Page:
- Invited speaker presentation
- Open Access
Follicular lymphomagenesis: early steps and associated risk factors
© Roulland; licensee BioMed Central Ltd. 2012
- Published: 28 November 2012
- Follicular Lymphoma
- Germinal Center
- Secondary Lymphoid Organ
- Cytidine Deaminase
- Include Bone Marrow
Follicular lymphoma (FL) is a mature B-cell neoplasm resulting from the transformation of germinal center (GC) B-cells in secondary lymphoid organs. The acquisition of the t(14;18) chromosomal translocation (giving rise to a BCL2/IGH fusion and ectopic expression of the BCL2 proto-oncogene) constitute both a genetic hallmark and the critical early event in the natural history of FL . However, as t(14;18) is detectable at low frequency (<1 per million B-cells) in up to 70% of healthy people, the relationship between t(14;18) and progression to disease remains unclear . To date, the available data supports a multi-hit model of oncogenesis, where the stepwise acquisition of synergistic oncogenic events is required for full malignant transformation. The recent demonstration that memory B-cells can re-enter GCs and participate to new rounds of GC reactions has opened the possibility that multi-hit B-cell lymphomagenesis gradually occurs throughout life during successive immunological challenges[3–5]. Here we provide evidence for this scenario in FL using a sporadic BCL2tracer mouse model mimicking FL’s hallmark t(14;18) translocation, combined with molecular/immunofluorescent tracking of t(14;18)+ clones and normal memory B-cells in paired lymphoid tissue samples from healthy individuals.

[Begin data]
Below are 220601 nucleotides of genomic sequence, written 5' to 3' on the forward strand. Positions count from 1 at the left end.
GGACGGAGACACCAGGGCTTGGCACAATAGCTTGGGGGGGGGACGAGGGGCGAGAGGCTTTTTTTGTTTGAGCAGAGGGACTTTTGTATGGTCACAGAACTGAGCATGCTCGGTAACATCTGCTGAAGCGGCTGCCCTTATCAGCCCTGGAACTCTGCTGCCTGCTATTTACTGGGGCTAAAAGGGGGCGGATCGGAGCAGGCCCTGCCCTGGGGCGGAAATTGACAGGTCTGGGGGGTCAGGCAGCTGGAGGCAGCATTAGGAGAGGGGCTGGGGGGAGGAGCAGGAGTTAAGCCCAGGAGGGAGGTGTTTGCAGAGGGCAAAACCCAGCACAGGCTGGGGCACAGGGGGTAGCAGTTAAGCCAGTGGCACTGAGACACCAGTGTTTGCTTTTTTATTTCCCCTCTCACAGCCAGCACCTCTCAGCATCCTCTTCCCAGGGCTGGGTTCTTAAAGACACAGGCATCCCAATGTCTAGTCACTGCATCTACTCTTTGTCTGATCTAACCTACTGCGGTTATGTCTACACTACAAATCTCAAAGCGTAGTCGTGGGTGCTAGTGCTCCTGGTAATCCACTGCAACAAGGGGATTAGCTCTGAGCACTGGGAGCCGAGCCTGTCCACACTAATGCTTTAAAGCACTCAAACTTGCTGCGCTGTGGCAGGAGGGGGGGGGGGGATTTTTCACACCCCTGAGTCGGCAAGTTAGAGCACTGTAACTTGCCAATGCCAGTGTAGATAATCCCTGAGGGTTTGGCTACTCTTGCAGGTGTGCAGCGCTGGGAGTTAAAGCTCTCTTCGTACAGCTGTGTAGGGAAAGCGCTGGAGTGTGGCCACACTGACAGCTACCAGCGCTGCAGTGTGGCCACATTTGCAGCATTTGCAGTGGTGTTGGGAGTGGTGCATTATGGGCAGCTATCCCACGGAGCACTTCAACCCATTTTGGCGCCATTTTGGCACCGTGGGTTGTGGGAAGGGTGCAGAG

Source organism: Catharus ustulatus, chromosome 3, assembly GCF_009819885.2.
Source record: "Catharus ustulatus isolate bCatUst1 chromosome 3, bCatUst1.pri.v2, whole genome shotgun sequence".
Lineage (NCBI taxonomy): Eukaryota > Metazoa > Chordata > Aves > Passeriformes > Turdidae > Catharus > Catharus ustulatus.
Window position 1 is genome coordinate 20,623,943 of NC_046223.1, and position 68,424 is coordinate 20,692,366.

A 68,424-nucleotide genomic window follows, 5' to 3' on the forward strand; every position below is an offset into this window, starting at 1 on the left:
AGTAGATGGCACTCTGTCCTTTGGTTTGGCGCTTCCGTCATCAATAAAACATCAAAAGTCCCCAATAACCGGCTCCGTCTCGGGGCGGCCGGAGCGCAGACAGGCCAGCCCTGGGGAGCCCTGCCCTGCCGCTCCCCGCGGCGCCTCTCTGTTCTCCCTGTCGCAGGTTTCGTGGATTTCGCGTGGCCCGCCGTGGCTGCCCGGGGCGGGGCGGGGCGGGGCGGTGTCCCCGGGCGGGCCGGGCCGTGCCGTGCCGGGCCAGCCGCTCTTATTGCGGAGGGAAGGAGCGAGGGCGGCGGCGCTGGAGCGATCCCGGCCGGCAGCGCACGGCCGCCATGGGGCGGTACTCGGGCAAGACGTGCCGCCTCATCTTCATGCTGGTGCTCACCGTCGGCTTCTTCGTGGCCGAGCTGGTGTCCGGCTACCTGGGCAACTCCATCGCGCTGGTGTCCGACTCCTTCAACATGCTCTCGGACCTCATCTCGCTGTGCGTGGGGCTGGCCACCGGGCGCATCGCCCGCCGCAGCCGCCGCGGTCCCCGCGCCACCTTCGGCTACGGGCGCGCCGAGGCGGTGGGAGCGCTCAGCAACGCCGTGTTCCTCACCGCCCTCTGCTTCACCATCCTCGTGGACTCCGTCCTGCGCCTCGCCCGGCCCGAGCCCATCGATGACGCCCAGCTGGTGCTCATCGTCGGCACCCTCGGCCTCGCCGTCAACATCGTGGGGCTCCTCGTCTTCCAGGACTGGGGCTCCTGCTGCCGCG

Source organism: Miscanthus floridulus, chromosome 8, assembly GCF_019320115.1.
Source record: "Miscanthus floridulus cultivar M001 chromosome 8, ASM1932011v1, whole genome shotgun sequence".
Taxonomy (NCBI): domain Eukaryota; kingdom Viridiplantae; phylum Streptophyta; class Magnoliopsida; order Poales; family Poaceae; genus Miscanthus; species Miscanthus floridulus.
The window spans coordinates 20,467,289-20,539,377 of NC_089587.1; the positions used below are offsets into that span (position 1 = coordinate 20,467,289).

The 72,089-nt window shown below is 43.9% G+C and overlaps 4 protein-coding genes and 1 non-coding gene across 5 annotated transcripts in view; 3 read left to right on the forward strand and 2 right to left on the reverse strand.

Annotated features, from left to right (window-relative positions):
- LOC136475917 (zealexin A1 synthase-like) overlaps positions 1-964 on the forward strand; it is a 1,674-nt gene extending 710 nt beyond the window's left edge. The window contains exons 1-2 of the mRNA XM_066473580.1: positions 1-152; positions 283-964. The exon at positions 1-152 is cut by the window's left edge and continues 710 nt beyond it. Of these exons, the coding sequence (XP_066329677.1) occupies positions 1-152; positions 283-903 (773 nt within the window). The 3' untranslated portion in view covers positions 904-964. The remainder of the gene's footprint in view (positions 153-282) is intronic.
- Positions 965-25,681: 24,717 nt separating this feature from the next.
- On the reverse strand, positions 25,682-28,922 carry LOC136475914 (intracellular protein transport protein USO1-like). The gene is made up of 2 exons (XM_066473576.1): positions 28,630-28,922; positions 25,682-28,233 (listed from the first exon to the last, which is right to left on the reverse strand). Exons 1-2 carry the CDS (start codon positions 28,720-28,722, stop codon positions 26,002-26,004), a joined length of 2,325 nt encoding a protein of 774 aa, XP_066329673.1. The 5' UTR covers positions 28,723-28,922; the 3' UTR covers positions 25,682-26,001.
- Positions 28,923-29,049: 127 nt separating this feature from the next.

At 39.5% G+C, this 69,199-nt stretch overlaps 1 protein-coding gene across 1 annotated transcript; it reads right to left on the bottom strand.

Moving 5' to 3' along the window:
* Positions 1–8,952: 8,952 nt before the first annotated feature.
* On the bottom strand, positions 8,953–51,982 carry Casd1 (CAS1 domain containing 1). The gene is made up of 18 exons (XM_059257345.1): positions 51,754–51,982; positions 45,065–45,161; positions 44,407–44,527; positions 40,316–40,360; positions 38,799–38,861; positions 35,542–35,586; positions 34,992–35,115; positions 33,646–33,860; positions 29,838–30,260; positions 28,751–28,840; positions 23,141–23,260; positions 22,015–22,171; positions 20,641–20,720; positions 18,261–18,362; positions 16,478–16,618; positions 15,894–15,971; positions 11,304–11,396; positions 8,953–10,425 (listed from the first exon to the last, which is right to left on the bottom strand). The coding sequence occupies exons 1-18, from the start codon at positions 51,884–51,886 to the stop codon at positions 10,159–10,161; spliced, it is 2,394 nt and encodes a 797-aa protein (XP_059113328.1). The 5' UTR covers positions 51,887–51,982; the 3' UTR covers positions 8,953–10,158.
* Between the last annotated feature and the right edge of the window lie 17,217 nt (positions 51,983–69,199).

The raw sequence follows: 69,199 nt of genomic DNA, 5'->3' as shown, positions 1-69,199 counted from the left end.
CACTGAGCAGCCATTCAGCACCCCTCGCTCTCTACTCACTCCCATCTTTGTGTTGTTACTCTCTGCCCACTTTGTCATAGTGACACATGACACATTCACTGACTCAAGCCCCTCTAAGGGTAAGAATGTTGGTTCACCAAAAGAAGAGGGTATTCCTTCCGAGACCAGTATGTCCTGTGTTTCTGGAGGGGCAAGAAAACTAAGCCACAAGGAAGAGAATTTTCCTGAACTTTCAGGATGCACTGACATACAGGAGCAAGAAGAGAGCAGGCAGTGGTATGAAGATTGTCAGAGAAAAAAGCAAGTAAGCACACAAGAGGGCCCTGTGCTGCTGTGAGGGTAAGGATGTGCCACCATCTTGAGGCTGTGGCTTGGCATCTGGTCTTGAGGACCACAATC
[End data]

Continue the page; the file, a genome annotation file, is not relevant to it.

We show that BCL2-expressing memory B-cells require multiple GC transits to acquire the distinctive FL-like maturation arrest as GC B-cells with constitutive activation-induced cytidine deaminase activity, and to progress to advanced precursor stages.
This protracted process of GC co-opting, accumulating with age, would drive the major and early dissemination/progression of t(14;18)+ precursors observed in remote lymphoid tissues, including bone marrow, shaping the systemic disease presentation observed in most patients. Altogether, our data argue for a model of lymphomagenesis, in which progression to FL occurs asymptomatically over an extended period of time, by subverting the dynamic and plastic attributes of memory B-cells. Our characterization of the pre-clinical phases driving FL development in asymptomatic patients should help rationalize prospective approaches designed to identify biomarkers of risk, and innovative therapeutic targets present in early, potentially more curable phases of the disease.
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